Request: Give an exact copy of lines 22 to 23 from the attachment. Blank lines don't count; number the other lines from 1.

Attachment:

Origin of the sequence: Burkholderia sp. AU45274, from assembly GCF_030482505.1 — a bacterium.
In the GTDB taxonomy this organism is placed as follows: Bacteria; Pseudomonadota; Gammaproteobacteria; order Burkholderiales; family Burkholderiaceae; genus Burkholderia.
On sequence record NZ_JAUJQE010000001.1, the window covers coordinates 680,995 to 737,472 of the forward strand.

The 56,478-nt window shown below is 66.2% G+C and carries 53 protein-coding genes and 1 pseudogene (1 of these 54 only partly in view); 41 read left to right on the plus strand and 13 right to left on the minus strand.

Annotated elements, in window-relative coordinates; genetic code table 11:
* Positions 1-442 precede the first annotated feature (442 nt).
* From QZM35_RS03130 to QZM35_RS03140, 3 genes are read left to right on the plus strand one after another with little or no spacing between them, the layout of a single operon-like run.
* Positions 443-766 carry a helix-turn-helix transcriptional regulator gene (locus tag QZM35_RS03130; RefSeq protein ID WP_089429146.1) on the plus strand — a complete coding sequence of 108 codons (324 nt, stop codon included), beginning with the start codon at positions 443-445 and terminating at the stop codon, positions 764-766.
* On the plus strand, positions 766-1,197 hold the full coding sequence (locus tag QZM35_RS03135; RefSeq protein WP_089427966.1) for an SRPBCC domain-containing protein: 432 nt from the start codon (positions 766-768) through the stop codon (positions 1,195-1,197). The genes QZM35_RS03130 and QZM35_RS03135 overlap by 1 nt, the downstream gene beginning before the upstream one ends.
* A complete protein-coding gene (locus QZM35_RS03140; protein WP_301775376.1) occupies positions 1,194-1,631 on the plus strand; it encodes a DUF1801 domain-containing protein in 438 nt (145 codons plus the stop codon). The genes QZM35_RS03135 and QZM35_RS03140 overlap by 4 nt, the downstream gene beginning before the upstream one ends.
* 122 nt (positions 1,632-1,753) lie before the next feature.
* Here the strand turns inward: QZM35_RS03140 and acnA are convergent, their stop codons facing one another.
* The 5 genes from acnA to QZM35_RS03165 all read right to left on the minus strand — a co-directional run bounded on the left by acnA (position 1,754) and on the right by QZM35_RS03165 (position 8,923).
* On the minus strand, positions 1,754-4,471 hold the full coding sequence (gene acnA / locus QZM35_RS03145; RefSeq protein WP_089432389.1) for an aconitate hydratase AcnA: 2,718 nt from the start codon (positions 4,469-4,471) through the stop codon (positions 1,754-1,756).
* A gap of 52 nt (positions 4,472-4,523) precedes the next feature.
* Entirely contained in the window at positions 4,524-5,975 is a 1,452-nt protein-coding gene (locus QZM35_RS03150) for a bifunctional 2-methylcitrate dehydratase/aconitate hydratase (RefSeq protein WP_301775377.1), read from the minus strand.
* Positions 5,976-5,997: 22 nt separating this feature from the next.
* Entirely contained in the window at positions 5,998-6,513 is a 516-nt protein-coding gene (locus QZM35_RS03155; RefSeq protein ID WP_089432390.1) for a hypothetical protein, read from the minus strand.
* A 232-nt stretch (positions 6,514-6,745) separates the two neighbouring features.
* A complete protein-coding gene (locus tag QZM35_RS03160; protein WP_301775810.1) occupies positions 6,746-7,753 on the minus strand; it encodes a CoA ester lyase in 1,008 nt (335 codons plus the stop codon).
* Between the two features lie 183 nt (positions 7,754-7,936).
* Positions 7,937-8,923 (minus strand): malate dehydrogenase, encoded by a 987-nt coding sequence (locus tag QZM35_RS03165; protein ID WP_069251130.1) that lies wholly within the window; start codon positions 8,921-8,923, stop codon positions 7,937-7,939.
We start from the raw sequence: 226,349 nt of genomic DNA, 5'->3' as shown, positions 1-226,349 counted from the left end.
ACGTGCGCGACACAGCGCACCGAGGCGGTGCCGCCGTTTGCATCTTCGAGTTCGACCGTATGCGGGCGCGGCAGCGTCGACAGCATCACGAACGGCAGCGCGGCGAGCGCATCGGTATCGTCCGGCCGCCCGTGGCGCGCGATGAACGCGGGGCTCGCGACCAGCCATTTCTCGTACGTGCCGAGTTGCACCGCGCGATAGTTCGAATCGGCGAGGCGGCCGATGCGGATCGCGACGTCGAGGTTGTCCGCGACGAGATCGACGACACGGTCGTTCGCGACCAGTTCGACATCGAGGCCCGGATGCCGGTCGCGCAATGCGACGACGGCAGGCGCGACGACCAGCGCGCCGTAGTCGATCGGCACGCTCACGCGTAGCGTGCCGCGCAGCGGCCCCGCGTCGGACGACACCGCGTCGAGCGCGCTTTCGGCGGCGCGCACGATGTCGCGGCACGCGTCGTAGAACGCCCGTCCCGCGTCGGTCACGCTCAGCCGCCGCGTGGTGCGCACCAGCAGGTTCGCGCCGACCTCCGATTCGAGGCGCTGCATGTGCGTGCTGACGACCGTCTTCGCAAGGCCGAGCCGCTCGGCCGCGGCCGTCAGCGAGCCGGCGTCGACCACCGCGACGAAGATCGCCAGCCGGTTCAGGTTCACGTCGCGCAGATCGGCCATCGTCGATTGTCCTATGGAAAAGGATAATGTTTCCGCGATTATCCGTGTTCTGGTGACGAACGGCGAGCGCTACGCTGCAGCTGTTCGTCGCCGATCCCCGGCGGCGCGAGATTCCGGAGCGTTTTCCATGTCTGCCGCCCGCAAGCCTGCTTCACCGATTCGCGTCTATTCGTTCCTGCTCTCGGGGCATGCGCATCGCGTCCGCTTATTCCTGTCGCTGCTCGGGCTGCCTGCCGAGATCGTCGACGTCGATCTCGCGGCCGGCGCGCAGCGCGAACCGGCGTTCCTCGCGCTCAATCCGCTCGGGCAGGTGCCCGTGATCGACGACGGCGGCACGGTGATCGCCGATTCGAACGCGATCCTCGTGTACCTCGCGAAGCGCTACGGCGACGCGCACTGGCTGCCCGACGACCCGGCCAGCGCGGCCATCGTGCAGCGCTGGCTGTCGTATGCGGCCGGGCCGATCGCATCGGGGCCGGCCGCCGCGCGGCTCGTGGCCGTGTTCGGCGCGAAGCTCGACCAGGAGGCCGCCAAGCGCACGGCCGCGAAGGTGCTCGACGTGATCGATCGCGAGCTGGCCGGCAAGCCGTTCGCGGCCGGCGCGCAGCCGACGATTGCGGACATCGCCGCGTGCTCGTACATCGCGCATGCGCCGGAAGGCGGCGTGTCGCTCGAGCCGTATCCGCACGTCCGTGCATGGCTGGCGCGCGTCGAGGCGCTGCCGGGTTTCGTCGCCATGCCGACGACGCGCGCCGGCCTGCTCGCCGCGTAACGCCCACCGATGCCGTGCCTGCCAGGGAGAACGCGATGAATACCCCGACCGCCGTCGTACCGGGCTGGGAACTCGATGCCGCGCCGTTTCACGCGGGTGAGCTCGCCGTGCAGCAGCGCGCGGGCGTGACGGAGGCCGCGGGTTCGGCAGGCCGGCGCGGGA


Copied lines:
* Positions 7,937-8,923 (minus strand): malate dehydrogenase, encoded by a 987-nt coding sequence (locus tag QZM35_RS03165; protein ID WP_069251130.1) that lies wholly within the window; start codon positions 8,921-8,923, stop codon positions 7,937-7,939.
We start from the raw sequence: 226,349 nt of genomic DNA, 5'->3' as shown, positions 1-226,349 counted from the left end.